Well-known after-the-event insurer LAMP has applied to go into liquidation after failing to secure additional finance so it can meet its current obligations and insure new risks.
The Gibraltar-based company said the failure of negotiations with new backers meant it has “no option” other than to submit an application to the Supreme Court of Gibraltar to be placed into liquidation.
The court will hear the application on 31 May.
In a statement on its website, LAMP said: “The company’s cashflow projections show that it has insufficient liquid assets to enable it to pay its debts as they fall due and there is no reasonable prospect of obtaining sufficient liquid assets in sufficient time to enable it to do so. Consequently, the company is insolvent.
“The company’s insurance policies that have not expired remain in force. However, as the company is insolvent it is unable to make any claim payments.
“Policyholders should immediately consider acquiring alternative insurance protection. Where policyholders have purchased policies from the company through an insurance broker, solicitor or other intermediary, they should consult that person to seek advice as to what options are open to them.”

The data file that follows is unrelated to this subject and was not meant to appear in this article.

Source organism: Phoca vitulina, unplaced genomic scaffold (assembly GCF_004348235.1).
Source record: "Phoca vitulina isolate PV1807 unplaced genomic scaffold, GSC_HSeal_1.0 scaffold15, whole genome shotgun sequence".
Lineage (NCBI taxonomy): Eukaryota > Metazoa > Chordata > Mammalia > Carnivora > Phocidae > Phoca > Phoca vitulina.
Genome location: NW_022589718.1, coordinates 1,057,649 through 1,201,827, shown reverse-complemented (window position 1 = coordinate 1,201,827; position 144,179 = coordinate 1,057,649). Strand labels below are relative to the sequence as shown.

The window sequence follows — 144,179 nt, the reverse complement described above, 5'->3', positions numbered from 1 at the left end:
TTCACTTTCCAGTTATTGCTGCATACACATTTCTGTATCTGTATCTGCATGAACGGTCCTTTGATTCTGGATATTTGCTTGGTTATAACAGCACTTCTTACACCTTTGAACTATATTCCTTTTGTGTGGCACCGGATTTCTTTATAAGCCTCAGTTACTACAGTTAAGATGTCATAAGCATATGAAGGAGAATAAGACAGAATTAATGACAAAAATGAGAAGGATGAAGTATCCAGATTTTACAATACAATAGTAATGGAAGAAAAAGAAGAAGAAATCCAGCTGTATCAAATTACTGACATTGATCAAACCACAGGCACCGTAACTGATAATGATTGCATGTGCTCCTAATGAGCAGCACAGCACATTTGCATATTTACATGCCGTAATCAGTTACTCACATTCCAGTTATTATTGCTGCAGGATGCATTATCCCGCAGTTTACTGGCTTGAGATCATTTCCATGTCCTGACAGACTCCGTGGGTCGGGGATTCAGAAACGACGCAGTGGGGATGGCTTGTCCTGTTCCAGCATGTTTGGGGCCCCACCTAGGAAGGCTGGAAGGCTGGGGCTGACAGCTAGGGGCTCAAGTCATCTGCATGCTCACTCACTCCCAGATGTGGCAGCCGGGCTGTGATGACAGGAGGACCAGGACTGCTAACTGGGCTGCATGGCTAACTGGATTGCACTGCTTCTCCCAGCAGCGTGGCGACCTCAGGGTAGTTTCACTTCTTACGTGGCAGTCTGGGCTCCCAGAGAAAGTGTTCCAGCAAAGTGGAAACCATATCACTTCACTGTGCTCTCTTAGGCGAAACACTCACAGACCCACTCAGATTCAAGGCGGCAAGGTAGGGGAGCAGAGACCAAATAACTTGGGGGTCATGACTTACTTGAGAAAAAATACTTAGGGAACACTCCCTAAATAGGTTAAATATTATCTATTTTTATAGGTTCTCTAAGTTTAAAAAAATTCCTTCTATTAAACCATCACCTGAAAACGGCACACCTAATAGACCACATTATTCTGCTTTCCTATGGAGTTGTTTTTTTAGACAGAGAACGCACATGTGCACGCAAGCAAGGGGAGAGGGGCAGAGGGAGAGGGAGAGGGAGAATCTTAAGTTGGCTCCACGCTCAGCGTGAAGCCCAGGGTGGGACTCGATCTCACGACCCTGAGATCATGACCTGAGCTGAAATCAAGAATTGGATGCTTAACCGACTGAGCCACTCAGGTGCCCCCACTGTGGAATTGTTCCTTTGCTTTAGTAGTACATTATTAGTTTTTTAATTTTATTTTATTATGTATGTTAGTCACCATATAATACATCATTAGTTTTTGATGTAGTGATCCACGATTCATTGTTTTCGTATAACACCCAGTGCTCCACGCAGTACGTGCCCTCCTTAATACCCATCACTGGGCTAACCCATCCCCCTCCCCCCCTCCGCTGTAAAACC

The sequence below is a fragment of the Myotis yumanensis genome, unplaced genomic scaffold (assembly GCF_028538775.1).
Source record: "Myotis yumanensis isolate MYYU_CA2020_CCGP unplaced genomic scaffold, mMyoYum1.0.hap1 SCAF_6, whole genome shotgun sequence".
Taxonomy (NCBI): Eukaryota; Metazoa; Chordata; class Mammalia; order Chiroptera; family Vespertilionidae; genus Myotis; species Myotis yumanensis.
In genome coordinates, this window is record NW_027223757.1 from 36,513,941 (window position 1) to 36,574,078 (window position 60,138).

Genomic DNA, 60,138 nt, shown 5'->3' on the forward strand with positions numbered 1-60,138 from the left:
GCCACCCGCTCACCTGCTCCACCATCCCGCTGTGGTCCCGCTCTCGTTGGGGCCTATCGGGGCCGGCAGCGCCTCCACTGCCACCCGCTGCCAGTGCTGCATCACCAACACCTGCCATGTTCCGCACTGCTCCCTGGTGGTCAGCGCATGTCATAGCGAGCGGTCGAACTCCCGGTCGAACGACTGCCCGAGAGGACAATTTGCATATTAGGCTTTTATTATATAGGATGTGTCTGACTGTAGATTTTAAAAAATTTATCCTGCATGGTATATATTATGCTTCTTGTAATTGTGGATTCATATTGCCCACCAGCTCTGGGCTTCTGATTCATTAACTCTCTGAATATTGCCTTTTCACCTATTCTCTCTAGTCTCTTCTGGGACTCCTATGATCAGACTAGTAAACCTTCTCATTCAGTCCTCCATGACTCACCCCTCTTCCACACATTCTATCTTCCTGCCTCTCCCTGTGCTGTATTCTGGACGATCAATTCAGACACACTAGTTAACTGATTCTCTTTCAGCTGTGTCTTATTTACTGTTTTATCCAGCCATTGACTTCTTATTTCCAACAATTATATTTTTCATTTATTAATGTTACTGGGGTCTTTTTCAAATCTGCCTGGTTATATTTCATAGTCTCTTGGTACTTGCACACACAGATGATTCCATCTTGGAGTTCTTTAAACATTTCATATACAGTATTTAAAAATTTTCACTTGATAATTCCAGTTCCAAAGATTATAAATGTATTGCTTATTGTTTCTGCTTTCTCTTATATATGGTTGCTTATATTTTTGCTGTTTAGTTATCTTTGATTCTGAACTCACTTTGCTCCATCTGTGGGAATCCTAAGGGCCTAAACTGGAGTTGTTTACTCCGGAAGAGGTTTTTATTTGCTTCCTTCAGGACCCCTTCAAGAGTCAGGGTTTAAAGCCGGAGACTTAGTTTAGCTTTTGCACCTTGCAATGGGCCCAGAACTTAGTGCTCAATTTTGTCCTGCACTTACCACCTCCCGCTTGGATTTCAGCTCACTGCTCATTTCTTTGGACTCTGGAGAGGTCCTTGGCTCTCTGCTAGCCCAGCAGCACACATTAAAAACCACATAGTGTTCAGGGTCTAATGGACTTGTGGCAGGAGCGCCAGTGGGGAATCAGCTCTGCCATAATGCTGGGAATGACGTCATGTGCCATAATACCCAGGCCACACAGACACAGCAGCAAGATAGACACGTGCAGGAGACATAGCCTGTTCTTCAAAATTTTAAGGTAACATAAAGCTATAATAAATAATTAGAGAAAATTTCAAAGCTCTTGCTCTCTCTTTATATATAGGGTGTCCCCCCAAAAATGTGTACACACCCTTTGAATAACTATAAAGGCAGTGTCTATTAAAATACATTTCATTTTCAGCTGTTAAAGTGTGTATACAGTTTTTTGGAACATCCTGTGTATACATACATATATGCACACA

Once appointed, the company’s liquidator will contact all creditors.
“In the interest of policyholders, the company is still actively considering all options, including a potential sale of the business,” the statement continued.
However, the due diligence, regulatory approval and unconditional financial commitment would have to be made before 31 May.
“The possibility that a sale may arise should not be relied upon by policyholders when considering acquiring alternative insurance products.”
LAMP also insured international private medical policies to expatriates and overseas nationals via wholesale intermediary partners, and special lines of business in niche markets, including motor warranty, computer and marine guarantee.
The Gibraltar Financial Services Commission warned that it was likely that the amount recovered by the official receiver – if appointed – would not be sufficient to meet the amount due to policyholders in outstanding claims and unearned premiums.
The commission said claims should be reported in accordance with the instructions on the policy documents. The liquidator, when appointed, may admit claims as insurance creditors in the liquidation or submit claims for UK policyholders to the Financial Services Compensation Scheme (FSCS).
“If eligible under the rules of the scheme, the FSCS may protect UK policyholders in respect of claims made under policies written by LAMP but unpaid along with claims for return of premium,” it said.